You’ve heard the refrain: if only the movie had been true to the book, it would have been so much better! Of course, much of what can make a book good are things that are difficult to capture in a visual medium. And then there’s the problem of one’s own visualization being different from the movie. All of which leads to the conclusion that there is no mechanical way to transfer a book to the screen.
Partly because his name came up in Brian Aldiss’s Billion Year Spree (and Trillion Year Spree, which I’ve also finished reading), and partly because I’d heard of the story, I recently picked up Kingsley Amis’s 1969 ghost story, The Green Man. Although I enjoyed the story, I didn’t think that much of it at first. However, as I reviewed it in my mind I had to admit it was a nifty bit of work. It reads something like a slapdash ghost story, but it’s actually carefully constructed, with numerous comparisons and contrasts being drawn. Amis also gets his digs in at some of the sillier notions from the late 1960s, while suggesting there may not actually be all that much new under the sun.
So what’s it about? Our protagonist, Maurice Allington, is the keeper of the Green Man, an inn a bit off the beaten path in Hertfordshire. He is, shall we say, a charming cad. He has his difficulties: a family falling apart, a drinking habit that is ruining his health, and a ghost. For the inn is haunted by one Dr. Thomas Underhill, late of Cambridge University. Very late, in fact: Underhill lived in the 17th century. In his own way, he was a charming cad, too. And that is one reason he’s going to be a problem for Maurice Allington.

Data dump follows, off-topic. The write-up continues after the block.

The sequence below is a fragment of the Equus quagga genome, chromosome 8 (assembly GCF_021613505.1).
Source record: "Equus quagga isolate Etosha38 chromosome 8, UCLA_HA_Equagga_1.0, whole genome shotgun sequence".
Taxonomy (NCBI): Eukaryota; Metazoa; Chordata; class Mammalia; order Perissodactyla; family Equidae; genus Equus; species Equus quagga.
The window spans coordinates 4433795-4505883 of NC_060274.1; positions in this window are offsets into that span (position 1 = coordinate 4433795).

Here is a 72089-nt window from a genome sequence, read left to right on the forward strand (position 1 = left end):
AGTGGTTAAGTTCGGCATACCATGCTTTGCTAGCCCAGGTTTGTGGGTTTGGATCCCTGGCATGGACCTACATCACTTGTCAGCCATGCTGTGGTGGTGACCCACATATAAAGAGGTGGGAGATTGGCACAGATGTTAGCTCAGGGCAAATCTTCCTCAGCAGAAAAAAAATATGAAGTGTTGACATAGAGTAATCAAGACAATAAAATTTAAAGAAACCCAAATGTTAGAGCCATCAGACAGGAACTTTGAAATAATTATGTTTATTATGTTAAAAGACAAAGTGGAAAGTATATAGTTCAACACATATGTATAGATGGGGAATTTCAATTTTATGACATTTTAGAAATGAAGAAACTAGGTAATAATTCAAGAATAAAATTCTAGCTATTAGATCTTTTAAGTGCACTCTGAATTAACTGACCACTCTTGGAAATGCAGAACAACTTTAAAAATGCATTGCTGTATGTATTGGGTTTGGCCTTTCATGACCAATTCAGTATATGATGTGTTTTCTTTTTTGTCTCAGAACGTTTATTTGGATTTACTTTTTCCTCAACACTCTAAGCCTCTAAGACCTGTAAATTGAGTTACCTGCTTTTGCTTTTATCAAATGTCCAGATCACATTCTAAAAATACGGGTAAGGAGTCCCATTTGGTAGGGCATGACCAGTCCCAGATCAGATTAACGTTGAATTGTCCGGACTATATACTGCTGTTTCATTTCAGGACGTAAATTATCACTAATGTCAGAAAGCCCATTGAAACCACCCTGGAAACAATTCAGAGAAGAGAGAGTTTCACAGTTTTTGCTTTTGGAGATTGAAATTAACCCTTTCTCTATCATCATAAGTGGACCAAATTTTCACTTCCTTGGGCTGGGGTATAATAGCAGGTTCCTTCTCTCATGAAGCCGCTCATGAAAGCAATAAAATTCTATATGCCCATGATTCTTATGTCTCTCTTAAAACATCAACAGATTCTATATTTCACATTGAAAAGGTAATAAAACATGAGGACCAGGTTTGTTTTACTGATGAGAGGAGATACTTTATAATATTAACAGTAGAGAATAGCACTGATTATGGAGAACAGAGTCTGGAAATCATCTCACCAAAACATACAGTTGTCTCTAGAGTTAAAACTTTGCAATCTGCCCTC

(By the way, this is definitely a story for adults, in both the book and video versions. There’s a fair bit of nudity and sex, the latter not terribly explicit in either the book or the video adaptation.)
The British Broadcasting Company and the American network Arts & Entertainment collaborated on a three part adaptation shown on TV in 1990. It’s a good adaptation. The producers and screenwriters followed the book where they could, and came up with clever ways to cover some material in cinematic fashion. Underhill’s history, for example, instead of being dumped in our laps at the beginning as in the book, is unveiled step-by-step as Maurice has to cope with the ghost. It’s hard to imagine anyone else playing Maurice Allington after you see Albert Finney in the role. He looks like one would imagine Maurice Allington: an older man, once handsome, still with some of his looks, and a bit of weight around the middle, charming without being good.
What makes the story work, both as a book and TV movie, is the dynamic between Maurice Allington and Dr. Thomas Underhill. They are both “bad boys,” as Maurice’s father puts it. And when they come to deal with each other, each will stay true to his character. The results will not be what you expect, unless you’ve been paying very, very close attention. But they are satisfying.